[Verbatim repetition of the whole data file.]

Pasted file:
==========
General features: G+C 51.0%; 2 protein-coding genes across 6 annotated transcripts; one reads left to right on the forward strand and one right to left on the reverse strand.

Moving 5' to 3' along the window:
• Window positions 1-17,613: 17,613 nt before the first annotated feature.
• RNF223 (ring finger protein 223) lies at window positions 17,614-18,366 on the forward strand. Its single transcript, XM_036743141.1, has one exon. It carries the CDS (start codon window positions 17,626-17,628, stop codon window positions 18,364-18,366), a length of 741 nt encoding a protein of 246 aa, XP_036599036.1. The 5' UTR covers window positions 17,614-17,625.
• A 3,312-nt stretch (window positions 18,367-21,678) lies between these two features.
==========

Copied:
General features: G+C 51.0%; 2 protein-coding genes across 6 annotated transcripts; one reads left to right on the forward strand and one right to left on the reverse strand.

Moving 5' to 3' along the window:
• Window positions 1-17,613: 17,613 nt before the first annotated feature.
• RNF223 (ring finger protein 223) lies at window positions 17,614-18,366 on the forward strand. Its single transcript, XM_036743141.1, has one exon. It carries the CDS (start codon window positions 17,626-17,628, stop codon window positions 18,364-18,366), a length of 741 nt encoding a protein of 246 aa, XP_036599036.1. The 5' UTR covers window positions 17,614-17,625.
• A 3,312-nt stretch (window positions 18,367-21,678) lies between these two features.